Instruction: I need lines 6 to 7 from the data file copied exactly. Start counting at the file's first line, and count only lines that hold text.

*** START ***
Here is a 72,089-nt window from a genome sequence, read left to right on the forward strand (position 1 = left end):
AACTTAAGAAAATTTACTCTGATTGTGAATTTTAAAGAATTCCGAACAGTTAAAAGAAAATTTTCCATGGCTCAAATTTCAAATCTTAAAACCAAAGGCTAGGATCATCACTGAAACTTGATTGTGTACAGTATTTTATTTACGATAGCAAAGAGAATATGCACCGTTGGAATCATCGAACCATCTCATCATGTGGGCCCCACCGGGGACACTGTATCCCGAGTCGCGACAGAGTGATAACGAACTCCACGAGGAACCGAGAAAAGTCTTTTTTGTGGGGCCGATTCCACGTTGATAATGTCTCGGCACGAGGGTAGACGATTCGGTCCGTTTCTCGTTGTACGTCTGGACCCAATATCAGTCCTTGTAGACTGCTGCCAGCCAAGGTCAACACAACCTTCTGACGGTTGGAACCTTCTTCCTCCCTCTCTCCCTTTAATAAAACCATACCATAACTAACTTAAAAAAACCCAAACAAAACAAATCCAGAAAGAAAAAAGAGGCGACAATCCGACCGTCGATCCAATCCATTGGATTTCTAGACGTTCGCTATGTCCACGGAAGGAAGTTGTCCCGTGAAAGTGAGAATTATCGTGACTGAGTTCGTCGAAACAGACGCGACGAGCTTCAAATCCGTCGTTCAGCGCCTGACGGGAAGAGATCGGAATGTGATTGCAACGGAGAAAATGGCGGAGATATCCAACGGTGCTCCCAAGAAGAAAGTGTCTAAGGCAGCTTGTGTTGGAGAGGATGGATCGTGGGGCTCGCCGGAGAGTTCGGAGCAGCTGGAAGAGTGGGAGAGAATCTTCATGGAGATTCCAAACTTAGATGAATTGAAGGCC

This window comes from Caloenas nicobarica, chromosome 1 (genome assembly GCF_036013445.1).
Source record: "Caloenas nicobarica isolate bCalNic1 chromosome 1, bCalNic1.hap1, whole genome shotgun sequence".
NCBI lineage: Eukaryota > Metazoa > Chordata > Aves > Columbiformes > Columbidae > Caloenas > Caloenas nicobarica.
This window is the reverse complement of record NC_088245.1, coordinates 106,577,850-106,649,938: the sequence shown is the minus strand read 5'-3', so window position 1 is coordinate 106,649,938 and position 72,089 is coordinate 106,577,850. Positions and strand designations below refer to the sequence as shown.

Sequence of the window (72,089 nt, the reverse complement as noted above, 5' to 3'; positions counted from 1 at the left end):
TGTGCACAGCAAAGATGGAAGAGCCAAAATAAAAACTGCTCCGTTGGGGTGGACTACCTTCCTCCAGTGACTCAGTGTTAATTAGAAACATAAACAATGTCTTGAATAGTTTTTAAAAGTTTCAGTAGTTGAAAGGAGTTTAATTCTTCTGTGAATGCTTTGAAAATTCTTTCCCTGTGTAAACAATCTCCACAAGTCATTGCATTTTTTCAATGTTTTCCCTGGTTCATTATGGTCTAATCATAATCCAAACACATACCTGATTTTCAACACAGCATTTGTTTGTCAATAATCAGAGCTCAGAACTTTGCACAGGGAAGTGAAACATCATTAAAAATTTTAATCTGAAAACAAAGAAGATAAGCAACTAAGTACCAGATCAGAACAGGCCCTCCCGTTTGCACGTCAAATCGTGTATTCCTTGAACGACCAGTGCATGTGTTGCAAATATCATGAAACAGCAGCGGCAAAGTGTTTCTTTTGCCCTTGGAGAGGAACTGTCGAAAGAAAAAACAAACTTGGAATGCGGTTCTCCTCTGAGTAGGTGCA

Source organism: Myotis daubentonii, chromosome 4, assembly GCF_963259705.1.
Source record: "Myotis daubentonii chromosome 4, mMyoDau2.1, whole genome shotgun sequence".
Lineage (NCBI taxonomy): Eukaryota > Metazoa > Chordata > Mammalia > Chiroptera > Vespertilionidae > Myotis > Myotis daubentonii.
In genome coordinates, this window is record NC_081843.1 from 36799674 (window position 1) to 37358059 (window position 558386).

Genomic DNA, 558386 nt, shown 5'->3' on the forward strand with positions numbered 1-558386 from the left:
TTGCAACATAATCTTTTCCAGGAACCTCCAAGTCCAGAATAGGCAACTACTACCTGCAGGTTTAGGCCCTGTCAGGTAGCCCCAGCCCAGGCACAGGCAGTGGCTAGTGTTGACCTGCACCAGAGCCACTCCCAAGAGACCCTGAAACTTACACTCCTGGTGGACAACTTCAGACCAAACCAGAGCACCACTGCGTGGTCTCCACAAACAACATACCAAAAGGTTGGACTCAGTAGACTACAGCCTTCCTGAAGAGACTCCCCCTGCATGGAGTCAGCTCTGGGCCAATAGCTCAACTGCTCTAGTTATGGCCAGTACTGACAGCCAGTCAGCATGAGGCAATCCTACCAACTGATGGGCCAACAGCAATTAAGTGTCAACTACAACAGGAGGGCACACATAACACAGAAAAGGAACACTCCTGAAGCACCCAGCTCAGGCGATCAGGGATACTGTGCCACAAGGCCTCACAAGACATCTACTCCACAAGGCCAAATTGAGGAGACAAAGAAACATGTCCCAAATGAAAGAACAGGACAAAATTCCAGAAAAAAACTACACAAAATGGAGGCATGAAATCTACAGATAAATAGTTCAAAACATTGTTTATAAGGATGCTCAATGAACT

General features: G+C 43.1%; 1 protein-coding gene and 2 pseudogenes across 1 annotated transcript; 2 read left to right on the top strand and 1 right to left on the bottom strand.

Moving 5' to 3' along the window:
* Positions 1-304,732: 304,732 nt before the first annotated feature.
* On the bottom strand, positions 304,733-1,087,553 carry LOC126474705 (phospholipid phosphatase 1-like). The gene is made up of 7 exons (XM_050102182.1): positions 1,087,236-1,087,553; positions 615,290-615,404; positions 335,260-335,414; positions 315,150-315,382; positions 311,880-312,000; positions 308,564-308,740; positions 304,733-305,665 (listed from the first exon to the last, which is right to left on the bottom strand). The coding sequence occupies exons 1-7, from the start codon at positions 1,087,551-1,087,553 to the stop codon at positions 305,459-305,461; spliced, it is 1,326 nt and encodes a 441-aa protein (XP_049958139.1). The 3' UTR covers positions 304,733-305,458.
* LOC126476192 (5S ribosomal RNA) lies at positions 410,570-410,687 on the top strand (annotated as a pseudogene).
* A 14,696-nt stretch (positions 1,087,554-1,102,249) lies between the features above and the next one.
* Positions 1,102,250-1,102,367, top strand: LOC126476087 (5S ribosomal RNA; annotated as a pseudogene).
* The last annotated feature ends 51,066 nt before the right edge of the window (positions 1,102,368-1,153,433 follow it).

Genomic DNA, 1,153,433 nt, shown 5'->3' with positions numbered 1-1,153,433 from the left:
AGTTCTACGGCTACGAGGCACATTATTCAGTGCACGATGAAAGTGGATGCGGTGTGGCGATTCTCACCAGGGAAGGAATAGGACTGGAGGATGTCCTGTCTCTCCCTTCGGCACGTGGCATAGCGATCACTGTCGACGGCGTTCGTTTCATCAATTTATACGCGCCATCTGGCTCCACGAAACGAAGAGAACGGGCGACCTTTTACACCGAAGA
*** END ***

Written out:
This window is the reverse complement of record NC_088245.1, coordinates 106,577,850-106,649,938: the sequence shown is the minus strand read 5'-3', so window position 1 is coordinate 106,649,938 and position 72,089 is coordinate 106,577,850. Positions and strand designations below refer to the sequence as shown.

Sequence of the window (72,089 nt, the reverse complement as noted above, 5' to 3'; positions counted from 1 at the left end):